The mother of an IRA man shot dead by police has failed in a new legal bid to have the inquest verdict quashed.
Teresa Jordan claimed the coroner was wrong in finding it impossible to determine with certainty what happened when her son Pearse was killed by an RUC officer 26 years ago.
But judges in the Court of Appeal rejected arguments that a failure to decide on central issues surrounding the lawfulness of the shooting in west Belfast amounted to an abdication of responsibility.
Lord Justice Stephens said: “We are satisfied that the coroner demonstrated that he had striven hard to make a finding about the various issues and that he had explained the basis for his conclusion that it was not possible for him to do do.”
The ruling represents a further blow for the family’s attempts to secure another examination into the circumstances surrounding a shooting they believe was unjustified.
Pearse Jordan’s death was one of several high-profile cases in Northern Ireland involving allegations the RUC were involved in shoot-to-kill incidents.
The 22-year-old had been driving a hijacked car stopped by police in an anti-terrorist operation in November 1992.
He was shot after getting out on the Falls Road and trying to run away, unarmed.
In November 2016 the coroner overseeing a fresh inquest into the death said he was not convinced either by family claims that Jordan was gunned down in cold blood, or by police assertions that the RUC sergeant who opened fire acted in self-defence.
He held that the State had failed to prove the use of lethal force was lawful, but concluded that the precise circumstances of how the IRA man met his death remains unknown.
Mrs Jordan’s lawyers claimed the disputed issues of fact should have been resolved in the evidence.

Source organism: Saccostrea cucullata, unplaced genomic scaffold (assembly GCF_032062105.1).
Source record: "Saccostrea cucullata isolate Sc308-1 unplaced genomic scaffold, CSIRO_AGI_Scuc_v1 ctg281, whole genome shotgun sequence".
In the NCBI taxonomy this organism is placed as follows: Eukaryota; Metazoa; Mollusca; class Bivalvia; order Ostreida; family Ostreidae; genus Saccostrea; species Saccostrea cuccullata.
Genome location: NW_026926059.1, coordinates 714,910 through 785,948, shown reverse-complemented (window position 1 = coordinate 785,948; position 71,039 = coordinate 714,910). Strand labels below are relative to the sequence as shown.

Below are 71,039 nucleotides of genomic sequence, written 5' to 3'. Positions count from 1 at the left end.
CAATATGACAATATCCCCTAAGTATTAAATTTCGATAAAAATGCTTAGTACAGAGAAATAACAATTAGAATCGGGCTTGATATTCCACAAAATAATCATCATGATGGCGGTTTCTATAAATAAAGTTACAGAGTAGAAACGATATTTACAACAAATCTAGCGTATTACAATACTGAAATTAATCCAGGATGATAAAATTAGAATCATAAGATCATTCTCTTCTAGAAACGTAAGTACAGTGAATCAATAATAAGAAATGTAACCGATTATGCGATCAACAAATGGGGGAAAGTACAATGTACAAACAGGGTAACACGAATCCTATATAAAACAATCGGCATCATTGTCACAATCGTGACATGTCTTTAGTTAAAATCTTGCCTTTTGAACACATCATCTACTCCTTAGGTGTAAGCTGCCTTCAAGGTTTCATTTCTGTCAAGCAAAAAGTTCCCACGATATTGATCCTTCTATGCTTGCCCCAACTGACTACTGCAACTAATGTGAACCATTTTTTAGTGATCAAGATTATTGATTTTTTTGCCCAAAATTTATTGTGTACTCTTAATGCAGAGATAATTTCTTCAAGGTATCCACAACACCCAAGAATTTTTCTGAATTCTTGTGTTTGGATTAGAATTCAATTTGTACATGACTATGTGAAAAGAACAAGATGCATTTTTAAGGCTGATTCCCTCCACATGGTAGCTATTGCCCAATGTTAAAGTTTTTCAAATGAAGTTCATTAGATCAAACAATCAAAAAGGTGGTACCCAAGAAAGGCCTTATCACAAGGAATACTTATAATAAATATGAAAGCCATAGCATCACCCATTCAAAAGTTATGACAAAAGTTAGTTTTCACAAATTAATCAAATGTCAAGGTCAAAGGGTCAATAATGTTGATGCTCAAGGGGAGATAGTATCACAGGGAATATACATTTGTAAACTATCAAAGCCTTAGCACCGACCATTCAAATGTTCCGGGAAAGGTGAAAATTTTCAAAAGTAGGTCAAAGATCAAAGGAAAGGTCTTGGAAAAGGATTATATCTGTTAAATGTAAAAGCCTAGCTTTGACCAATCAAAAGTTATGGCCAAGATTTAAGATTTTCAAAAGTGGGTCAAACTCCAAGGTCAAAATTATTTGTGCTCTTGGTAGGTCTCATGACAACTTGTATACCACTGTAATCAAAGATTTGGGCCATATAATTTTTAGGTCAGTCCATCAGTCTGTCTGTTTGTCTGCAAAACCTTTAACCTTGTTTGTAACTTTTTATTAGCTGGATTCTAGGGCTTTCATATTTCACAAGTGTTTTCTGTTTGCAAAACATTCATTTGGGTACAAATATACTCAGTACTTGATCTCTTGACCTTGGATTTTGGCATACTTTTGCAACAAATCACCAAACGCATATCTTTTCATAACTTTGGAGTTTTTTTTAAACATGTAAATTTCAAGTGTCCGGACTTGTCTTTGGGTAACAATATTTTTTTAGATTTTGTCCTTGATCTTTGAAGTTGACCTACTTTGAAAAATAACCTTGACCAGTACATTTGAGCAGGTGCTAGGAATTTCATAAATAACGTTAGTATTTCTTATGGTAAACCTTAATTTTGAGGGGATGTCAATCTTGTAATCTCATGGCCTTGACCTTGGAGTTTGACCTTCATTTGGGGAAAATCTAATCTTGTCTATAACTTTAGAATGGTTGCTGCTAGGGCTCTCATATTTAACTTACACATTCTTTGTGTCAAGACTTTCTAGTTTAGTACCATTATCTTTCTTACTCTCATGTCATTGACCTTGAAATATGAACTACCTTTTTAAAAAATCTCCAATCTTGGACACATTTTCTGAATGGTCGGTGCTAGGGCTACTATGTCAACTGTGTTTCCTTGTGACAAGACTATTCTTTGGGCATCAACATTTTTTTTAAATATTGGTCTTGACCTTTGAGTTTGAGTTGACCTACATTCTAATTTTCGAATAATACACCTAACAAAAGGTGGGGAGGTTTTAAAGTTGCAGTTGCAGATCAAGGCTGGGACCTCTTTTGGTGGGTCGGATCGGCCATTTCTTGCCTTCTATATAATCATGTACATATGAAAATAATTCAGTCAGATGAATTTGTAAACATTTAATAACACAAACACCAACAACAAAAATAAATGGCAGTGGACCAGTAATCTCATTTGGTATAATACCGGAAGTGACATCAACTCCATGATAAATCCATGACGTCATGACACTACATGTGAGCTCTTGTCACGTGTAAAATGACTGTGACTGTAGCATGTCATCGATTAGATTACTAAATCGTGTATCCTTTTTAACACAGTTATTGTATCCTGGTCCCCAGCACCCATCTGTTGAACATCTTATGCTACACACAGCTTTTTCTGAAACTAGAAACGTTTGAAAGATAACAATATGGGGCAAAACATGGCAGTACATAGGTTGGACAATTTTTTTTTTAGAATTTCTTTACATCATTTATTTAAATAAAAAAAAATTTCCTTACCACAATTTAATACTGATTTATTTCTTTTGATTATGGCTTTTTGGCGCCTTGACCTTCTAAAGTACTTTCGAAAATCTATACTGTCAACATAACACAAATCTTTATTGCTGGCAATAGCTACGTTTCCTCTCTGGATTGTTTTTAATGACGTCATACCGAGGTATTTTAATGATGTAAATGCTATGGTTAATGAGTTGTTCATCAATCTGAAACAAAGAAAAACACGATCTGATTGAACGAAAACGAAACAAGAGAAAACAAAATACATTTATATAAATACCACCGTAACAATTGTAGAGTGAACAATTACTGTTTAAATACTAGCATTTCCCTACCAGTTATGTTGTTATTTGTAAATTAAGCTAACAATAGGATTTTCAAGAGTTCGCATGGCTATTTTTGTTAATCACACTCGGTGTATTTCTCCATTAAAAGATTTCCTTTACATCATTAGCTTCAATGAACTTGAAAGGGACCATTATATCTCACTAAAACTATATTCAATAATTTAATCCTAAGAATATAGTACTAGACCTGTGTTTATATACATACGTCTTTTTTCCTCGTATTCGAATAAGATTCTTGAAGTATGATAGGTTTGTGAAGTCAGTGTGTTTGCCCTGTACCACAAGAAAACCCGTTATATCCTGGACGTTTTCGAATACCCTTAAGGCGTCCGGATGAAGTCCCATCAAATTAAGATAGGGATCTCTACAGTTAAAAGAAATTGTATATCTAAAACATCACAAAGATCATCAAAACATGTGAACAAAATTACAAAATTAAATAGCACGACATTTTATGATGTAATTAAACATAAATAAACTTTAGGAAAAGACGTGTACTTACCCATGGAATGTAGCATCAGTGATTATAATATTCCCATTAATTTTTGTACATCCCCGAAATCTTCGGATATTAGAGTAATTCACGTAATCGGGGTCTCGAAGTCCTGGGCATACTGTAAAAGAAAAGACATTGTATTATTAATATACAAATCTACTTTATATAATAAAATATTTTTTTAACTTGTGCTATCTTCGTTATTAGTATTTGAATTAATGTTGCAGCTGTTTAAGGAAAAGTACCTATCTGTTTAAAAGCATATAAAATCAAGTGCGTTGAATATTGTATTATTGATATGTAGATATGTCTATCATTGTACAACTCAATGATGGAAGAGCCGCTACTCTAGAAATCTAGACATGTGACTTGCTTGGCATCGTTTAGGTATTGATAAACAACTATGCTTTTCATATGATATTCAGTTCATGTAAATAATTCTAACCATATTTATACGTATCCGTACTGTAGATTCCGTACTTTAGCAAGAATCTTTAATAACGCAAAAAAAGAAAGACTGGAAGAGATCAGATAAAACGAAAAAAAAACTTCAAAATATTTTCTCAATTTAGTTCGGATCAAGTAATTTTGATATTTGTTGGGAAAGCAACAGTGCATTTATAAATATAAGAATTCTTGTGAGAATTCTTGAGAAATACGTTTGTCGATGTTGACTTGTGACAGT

Ballistic evidence was disregarded without evaluation or explanation, along with an alleged failure to apply the identified standard of proof to issues in the case, they contend.
Mrs Jordan was seeking a declaration that the inquest was unfair, unlawful and in breach of the European Convention on Human Rights.
Last year, the High Court dismissed her case after counsel for the coroner insisted he had been best placed to reach conclusions about the facts and assess the credibility of witnesses during 16 days of evidence.
Appealing that ruling, her lawyers insisted there had been a legal obligation to make every effort to arrive at a conclusion.
They submitted that the reasons given by the coroner for his failure to reach a conclusion were insufficient.
However, the Court of Appeal held that there was a positive obligation to consider the “third possible outcome” of being unsure about what exactly occurred – provided reasons were given for being undecided.
Dismissing the case, Lord Justice Stephens confirmed: “We consider that there is no arguable case that he abdicated his duty in the conduct of this inquest.”
Outside court, Mrs Jordan’s solicitor did not rule out mounting a further challenge.
Fearghal Shiels, of Madden & Finucane, said: “Notwithstanding that the coroner had found that the officer who shot Pearse Jordan in the back had failed to prove on the balance of probabilities that the shooting was justified, we are disappointed that other central questions relevant to the circumstances of Pearse’s death remain unexplained.
“We will consider the Court of Appeal’s decision carefully with the family before deciding on a further appeal.”
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